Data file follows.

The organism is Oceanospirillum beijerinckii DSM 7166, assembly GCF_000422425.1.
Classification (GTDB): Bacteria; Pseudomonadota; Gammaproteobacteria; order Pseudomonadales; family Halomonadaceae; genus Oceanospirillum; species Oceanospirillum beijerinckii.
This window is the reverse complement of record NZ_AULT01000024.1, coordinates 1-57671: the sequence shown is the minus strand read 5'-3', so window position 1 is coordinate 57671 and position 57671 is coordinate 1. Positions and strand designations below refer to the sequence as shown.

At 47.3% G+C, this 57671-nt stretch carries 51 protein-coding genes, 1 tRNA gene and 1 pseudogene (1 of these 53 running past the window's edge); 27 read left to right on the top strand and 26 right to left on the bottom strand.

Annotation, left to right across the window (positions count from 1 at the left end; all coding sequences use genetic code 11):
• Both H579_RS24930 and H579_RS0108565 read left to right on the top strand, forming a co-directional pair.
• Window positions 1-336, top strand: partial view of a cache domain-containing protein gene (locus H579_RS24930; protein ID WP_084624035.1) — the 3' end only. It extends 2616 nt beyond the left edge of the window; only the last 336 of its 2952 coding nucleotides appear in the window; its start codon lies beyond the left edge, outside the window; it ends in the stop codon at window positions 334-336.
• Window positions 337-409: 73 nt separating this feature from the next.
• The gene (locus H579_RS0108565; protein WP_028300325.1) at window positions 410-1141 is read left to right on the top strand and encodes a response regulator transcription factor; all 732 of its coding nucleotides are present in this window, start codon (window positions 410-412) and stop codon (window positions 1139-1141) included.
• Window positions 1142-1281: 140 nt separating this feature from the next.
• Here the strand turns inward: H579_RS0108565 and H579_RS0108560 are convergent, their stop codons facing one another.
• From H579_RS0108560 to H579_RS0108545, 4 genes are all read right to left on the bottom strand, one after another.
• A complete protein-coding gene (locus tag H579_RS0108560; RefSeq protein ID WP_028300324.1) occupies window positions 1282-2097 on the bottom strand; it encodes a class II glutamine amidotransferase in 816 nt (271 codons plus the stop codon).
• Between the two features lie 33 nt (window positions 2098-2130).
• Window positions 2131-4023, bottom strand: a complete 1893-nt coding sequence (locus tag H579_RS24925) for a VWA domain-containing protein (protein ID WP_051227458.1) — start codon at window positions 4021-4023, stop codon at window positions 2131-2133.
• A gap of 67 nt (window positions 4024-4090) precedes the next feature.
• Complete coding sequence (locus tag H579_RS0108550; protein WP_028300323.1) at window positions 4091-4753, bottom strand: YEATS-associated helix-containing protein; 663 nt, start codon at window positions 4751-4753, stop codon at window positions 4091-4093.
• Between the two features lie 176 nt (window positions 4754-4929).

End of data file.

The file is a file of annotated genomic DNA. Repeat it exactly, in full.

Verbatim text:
The organism is Oceanospirillum beijerinckii DSM 7166, assembly GCF_000422425.1.
Classification (GTDB): Bacteria; Pseudomonadota; Gammaproteobacteria; order Pseudomonadales; family Halomonadaceae; genus Oceanospirillum; species Oceanospirillum beijerinckii.
This window is the reverse complement of record NZ_AULT01000024.1, coordinates 1-57671: the sequence shown is the minus strand read 5'-3', so window position 1 is coordinate 57671 and position 57671 is coordinate 1. Positions and strand designations below refer to the sequence as shown.

At 47.3% G+C, this 57671-nt stretch carries 51 protein-coding genes, 1 tRNA gene and 1 pseudogene (1 of these 53 running past the window's edge); 27 read left to right on the top strand and 26 right to left on the bottom strand.

Annotation, left to right across the window (positions count from 1 at the left end; all coding sequences use genetic code 11):
• Both H579_RS24930 and H579_RS0108565 read left to right on the top strand, forming a co-directional pair.
• Window positions 1-336, top strand: partial view of a cache domain-containing protein gene (locus H579_RS24930; protein ID WP_084624035.1) — the 3' end only. It extends 2616 nt beyond the left edge of the window; only the last 336 of its 2952 coding nucleotides appear in the window; its start codon lies beyond the left edge, outside the window; it ends in the stop codon at window positions 334-336.
• Window positions 337-409: 73 nt separating this feature from the next.
• The gene (locus H579_RS0108565; protein WP_028300325.1) at window positions 410-1141 is read left to right on the top strand and encodes a response regulator transcription factor; all 732 of its coding nucleotides are present in this window, start codon (window positions 410-412) and stop codon (window positions 1139-1141) included.
• Window positions 1142-1281: 140 nt separating this feature from the next.
• Here the strand turns inward: H579_RS0108565 and H579_RS0108560 are convergent, their stop codons facing one another.
• From H579_RS0108560 to H579_RS0108545, 4 genes are all read right to left on the bottom strand, one after another.
• A complete protein-coding gene (locus tag H579_RS0108560; RefSeq protein ID WP_028300324.1) occupies window positions 1282-2097 on the bottom strand; it encodes a class II glutamine amidotransferase in 816 nt (271 codons plus the stop codon).
• Between the two features lie 33 nt (window positions 2098-2130).
• Window positions 2131-4023, bottom strand: a complete 1893-nt coding sequence (locus tag H579_RS24925) for a VWA domain-containing protein (protein ID WP_051227458.1) — start codon at window positions 4021-4023, stop codon at window positions 2131-2133.
• A gap of 67 nt (window positions 4024-4090) precedes the next feature.
• Complete coding sequence (locus tag H579_RS0108550; protein WP_028300323.1) at window positions 4091-4753, bottom strand: YEATS-associated helix-containing protein; 663 nt, start codon at window positions 4751-4753, stop codon at window positions 4091-4093.
• Between the two features lie 176 nt (window positions 4754-4929).